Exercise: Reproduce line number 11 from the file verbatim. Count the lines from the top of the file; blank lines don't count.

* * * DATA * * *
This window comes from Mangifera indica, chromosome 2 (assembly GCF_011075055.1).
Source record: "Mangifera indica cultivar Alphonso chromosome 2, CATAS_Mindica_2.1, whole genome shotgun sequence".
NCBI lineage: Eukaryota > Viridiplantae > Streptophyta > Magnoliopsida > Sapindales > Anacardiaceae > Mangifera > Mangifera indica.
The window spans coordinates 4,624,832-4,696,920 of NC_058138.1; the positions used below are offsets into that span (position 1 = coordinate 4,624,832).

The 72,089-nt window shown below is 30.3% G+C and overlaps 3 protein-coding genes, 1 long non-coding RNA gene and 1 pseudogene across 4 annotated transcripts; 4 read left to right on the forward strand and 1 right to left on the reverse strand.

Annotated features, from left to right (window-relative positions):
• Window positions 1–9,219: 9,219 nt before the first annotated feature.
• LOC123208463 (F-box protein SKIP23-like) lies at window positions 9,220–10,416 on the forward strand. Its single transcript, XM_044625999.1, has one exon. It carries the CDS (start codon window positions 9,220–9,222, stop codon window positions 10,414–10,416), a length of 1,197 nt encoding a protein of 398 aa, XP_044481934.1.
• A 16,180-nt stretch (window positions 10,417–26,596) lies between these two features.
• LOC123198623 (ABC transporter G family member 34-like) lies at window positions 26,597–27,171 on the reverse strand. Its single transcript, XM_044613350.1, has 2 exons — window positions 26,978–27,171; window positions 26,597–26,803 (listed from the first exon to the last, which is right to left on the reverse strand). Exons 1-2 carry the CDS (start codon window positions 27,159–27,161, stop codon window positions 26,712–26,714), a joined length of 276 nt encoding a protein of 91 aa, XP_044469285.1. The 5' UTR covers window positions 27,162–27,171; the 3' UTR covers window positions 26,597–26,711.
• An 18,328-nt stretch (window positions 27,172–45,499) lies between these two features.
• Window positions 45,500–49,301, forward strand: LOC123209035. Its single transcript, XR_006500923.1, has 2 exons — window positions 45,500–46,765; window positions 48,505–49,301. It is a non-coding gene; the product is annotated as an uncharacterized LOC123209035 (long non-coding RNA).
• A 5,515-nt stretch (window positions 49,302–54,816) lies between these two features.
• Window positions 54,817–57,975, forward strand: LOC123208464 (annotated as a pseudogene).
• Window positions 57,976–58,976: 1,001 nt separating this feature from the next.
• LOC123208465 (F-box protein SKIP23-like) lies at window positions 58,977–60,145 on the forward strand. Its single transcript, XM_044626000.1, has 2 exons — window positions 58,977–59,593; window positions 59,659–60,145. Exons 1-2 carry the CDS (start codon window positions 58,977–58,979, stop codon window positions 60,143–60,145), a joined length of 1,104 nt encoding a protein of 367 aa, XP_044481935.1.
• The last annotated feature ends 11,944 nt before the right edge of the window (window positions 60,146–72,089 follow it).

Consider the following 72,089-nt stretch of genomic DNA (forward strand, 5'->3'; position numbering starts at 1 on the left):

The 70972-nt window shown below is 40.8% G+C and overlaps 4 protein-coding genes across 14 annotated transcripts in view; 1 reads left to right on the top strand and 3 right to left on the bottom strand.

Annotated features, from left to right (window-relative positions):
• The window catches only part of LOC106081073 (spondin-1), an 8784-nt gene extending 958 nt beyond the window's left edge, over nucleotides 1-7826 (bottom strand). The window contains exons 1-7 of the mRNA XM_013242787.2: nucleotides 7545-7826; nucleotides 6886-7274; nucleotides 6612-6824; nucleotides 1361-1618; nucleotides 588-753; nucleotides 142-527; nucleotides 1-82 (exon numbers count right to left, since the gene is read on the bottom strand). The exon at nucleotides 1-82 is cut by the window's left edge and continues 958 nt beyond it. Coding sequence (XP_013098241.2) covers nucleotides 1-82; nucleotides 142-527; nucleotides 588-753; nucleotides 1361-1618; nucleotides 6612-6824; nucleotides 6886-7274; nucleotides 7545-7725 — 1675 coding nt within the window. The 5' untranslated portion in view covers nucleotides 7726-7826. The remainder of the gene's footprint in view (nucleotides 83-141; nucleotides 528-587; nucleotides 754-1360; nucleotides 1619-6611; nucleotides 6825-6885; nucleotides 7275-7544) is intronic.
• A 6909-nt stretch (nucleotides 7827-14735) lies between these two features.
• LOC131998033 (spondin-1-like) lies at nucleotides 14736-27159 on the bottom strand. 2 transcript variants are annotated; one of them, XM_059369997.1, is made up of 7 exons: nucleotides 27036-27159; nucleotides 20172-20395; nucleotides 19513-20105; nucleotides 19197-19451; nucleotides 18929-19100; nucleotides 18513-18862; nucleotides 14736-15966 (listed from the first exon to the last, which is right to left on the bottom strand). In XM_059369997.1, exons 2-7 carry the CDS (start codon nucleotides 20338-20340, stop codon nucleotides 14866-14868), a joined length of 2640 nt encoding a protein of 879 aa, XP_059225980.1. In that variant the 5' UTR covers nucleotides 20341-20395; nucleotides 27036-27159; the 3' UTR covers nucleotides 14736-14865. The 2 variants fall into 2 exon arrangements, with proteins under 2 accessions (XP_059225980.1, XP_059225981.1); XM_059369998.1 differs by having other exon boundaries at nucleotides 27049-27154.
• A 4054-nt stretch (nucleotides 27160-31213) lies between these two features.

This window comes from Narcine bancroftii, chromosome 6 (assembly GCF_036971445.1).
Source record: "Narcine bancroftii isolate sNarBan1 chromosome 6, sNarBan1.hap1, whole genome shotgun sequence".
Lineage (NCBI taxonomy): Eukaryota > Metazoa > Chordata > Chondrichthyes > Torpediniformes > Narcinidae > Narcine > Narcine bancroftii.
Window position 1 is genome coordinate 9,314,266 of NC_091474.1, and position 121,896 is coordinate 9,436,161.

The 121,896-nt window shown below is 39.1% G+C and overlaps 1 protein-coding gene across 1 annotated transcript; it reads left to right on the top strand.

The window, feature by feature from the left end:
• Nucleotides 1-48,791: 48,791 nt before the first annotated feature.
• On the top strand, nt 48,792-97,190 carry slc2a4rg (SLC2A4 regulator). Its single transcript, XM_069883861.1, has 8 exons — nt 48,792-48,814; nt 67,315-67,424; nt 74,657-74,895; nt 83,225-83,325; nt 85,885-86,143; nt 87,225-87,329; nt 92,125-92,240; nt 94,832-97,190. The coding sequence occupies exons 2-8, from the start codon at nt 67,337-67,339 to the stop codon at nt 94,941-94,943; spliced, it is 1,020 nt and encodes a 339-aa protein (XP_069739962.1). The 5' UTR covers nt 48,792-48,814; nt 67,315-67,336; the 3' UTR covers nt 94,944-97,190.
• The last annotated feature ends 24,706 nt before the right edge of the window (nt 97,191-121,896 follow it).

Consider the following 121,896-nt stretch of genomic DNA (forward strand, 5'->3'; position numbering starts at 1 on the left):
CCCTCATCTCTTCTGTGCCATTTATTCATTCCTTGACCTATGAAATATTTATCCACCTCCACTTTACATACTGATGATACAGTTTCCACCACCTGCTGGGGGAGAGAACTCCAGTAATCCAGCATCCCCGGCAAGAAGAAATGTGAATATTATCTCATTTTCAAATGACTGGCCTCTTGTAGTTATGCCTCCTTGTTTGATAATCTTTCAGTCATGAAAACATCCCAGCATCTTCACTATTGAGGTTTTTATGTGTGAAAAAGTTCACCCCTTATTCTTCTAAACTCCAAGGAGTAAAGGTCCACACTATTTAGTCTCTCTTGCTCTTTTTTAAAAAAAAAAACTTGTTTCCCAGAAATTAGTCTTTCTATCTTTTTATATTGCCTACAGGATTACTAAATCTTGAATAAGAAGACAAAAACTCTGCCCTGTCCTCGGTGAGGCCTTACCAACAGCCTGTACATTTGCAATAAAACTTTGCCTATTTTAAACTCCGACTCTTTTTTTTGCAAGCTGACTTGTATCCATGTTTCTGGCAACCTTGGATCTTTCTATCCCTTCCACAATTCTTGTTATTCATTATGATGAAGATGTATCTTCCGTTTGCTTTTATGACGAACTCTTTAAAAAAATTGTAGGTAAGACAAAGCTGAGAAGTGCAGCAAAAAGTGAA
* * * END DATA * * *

• An 18,328-nt stretch (window positions 27,172–45,499) lies between these two features.